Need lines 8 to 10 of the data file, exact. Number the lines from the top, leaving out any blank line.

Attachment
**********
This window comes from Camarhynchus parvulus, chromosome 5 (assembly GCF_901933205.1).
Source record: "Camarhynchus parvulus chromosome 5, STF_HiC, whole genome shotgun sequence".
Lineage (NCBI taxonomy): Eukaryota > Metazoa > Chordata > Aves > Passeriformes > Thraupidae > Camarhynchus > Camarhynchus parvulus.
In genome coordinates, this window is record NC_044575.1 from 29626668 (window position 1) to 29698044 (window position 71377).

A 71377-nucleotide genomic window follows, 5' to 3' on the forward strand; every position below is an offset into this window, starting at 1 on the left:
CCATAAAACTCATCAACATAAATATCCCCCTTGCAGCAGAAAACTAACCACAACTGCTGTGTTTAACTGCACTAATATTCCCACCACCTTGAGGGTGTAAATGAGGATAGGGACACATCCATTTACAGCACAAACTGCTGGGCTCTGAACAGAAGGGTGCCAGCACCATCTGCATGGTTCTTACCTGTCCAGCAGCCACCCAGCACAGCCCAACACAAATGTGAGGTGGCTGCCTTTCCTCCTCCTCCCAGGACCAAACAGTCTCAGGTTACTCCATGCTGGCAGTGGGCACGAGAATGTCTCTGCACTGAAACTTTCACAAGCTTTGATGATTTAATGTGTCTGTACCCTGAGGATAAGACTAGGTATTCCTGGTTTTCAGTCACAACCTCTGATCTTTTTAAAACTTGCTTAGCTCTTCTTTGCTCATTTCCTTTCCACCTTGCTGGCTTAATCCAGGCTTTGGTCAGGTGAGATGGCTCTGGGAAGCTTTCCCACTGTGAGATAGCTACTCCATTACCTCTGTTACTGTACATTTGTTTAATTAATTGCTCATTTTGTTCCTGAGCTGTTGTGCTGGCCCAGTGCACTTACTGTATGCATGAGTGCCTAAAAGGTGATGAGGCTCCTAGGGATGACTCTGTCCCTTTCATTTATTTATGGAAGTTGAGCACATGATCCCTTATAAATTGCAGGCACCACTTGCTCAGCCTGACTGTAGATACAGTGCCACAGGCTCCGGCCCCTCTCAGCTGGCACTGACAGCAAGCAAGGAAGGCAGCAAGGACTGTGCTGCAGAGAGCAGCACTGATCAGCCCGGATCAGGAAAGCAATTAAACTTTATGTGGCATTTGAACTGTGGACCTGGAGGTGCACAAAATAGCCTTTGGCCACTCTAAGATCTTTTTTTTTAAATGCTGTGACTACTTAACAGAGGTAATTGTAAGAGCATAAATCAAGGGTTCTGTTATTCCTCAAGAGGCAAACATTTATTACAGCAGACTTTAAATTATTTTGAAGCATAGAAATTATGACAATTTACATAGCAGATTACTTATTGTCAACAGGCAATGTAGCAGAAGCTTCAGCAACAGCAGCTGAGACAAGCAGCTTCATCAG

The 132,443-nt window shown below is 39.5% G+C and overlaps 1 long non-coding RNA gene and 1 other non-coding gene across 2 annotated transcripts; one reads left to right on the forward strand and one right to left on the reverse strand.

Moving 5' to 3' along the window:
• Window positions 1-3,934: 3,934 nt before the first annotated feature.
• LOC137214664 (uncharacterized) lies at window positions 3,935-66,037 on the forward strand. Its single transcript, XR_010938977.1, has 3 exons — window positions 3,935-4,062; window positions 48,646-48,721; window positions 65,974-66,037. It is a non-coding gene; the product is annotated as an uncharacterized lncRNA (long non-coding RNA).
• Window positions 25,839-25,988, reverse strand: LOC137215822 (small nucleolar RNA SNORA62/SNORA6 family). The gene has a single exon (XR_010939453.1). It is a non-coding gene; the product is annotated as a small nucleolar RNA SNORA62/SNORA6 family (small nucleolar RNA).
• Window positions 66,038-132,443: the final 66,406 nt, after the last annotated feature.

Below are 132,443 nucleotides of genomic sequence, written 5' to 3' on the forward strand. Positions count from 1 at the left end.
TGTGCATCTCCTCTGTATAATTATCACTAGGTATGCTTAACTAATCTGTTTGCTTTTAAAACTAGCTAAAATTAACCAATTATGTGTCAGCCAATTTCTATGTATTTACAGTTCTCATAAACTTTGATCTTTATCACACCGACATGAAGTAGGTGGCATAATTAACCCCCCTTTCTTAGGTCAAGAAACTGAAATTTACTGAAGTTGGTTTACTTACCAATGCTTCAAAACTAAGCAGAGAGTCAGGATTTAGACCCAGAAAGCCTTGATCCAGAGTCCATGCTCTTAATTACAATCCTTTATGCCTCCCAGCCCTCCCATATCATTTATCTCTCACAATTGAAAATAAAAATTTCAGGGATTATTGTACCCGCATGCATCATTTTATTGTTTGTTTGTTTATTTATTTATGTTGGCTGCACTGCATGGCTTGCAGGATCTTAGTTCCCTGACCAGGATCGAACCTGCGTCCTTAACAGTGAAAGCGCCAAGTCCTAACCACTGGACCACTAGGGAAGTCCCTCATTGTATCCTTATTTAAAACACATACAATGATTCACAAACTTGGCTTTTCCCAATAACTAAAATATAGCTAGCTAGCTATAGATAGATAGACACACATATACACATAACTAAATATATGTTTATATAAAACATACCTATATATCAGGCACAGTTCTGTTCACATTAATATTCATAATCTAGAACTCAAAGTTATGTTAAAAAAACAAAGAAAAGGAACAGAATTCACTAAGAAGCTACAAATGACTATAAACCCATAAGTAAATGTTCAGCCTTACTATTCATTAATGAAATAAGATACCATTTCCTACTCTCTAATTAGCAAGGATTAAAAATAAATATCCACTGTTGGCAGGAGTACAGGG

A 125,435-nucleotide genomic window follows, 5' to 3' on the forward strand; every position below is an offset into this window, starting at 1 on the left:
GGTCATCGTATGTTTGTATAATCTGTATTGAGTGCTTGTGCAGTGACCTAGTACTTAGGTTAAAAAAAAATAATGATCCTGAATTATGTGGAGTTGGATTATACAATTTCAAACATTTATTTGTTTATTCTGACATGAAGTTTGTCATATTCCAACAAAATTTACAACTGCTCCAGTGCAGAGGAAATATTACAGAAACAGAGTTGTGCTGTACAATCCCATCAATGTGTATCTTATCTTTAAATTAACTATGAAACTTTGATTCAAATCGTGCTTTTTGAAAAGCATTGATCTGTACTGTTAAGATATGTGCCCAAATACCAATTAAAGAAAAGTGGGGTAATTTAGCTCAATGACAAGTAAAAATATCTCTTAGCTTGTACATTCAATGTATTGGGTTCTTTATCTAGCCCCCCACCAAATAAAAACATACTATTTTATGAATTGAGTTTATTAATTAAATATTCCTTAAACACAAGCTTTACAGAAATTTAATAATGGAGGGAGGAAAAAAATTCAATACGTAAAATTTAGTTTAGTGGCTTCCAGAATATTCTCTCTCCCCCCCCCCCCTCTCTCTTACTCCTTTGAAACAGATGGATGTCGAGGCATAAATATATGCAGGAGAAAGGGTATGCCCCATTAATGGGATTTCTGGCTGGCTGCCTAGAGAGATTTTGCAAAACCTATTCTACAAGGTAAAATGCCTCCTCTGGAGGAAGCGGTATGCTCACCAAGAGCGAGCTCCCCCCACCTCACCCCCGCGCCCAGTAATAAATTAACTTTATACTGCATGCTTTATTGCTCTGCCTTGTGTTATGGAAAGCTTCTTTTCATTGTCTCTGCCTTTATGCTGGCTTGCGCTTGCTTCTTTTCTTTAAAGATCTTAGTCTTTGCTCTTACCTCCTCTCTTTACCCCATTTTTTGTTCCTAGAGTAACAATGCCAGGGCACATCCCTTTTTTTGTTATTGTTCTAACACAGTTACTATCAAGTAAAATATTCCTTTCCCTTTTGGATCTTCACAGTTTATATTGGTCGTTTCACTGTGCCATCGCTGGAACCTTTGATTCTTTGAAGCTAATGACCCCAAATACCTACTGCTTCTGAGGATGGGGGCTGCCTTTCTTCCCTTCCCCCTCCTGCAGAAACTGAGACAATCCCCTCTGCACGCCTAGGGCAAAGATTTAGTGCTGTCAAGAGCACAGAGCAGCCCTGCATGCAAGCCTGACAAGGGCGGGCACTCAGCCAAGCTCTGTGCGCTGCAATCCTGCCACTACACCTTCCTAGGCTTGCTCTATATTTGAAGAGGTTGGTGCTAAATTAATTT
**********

Moving 5' to 3' along the window:
• Window positions 1-3,934: 3,934 nt before the first annotated feature.
• LOC137214664 (uncharacterized) lies at window positions 3,935-66,037 on the forward strand. Its single transcript, XR_010938977.1, has 3 exons — window positions 3,935-4,062; window positions 48,646-48,721; window positions 65,974-66,037. It is a non-coding gene; the product is annotated as an uncharacterized lncRNA (long non-coding RNA).